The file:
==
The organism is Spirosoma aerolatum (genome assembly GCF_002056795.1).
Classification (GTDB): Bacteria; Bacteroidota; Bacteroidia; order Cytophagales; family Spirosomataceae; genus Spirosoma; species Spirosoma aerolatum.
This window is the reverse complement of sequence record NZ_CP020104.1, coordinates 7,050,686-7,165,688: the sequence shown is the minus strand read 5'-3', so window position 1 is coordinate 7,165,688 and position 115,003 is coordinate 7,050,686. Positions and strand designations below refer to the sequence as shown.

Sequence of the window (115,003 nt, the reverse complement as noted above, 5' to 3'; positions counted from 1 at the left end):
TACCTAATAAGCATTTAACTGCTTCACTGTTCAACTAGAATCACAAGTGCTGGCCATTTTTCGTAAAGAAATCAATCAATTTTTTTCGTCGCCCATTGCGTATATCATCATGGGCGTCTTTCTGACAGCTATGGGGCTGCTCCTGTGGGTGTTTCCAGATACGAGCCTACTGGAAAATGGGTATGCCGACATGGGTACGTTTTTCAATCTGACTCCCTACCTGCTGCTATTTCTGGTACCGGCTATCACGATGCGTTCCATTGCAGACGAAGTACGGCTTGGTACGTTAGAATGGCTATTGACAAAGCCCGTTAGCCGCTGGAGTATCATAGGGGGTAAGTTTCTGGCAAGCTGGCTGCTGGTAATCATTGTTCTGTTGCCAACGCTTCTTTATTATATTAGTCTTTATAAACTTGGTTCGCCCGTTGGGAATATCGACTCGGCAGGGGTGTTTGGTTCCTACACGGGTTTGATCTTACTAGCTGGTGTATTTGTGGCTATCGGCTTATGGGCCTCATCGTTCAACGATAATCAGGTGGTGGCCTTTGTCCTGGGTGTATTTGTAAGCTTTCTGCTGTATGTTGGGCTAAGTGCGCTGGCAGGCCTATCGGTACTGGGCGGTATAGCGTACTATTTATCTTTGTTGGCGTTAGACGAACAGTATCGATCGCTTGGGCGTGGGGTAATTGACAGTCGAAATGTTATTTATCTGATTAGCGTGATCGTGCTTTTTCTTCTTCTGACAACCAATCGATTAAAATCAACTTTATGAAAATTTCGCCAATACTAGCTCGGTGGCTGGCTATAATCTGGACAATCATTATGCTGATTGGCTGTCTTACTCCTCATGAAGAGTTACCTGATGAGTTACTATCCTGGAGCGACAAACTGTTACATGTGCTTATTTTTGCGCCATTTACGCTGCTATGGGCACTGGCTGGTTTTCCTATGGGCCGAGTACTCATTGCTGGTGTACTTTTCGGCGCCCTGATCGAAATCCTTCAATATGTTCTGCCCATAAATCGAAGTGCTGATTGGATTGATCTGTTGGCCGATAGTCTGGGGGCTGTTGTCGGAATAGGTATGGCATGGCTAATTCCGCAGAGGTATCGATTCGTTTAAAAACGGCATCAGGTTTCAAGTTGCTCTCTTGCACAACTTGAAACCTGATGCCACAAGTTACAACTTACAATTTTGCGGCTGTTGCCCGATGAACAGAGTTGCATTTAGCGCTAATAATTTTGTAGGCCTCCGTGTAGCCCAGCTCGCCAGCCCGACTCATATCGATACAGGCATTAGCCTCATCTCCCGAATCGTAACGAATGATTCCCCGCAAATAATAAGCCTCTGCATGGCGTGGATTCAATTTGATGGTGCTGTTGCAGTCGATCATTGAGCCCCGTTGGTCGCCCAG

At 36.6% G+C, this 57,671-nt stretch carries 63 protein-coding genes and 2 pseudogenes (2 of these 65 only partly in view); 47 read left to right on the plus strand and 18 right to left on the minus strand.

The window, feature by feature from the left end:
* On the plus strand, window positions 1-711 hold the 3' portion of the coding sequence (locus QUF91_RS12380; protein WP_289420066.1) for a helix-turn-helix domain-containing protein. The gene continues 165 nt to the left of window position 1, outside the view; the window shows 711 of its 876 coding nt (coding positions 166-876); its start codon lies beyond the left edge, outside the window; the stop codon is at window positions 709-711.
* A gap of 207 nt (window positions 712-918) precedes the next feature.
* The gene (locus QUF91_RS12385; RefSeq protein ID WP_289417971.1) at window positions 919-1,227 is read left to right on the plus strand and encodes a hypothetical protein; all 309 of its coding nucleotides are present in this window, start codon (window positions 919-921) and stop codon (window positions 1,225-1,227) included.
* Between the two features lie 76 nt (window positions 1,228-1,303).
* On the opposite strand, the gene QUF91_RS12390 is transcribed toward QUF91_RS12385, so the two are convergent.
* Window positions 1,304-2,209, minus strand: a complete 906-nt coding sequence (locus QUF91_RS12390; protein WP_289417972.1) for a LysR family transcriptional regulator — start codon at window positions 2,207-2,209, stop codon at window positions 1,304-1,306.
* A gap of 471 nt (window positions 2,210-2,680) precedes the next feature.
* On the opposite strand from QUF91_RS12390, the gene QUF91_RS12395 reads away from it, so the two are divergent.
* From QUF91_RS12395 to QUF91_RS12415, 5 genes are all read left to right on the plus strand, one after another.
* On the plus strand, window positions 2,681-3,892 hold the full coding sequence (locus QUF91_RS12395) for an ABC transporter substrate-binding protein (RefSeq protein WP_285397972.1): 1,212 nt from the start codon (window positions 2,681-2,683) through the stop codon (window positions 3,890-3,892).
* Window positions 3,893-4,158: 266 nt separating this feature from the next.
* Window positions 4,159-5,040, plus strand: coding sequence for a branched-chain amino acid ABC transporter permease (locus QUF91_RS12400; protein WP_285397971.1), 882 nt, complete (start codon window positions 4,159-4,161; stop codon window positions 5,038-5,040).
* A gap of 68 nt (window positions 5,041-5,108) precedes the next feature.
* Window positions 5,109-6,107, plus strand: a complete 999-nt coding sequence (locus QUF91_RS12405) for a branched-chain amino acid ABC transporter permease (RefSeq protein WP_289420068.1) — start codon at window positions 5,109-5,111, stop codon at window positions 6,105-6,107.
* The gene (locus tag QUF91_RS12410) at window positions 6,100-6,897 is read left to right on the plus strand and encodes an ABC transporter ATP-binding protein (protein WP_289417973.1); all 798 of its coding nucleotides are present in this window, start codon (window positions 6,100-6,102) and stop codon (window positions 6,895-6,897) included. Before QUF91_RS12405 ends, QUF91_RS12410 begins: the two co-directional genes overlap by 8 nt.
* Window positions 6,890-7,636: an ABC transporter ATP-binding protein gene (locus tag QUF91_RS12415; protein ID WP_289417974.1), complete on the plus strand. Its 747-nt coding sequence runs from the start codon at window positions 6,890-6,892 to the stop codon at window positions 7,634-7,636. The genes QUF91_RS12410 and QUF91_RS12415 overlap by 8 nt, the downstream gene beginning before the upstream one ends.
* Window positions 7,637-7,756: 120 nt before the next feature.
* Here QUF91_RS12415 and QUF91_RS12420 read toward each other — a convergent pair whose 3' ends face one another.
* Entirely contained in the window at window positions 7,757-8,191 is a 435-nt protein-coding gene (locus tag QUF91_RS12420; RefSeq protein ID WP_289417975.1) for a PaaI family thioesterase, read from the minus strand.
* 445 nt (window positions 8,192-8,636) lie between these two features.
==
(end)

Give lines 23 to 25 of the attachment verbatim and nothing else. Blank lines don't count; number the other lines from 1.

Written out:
* Window positions 6,890-7,636: an ABC transporter ATP-binding protein gene (locus tag QUF91_RS12415; protein ID WP_289417974.1), complete on the plus strand. Its 747-nt coding sequence runs from the start codon at window positions 6,890-6,892 to the stop codon at window positions 7,634-7,636. The genes QUF91_RS12410 and QUF91_RS12415 overlap by 8 nt, the downstream gene beginning before the upstream one ends.
* Window positions 7,637-7,756: 120 nt before the next feature.
* Here QUF91_RS12415 and QUF91_RS12420 read toward each other — a convergent pair whose 3' ends face one another.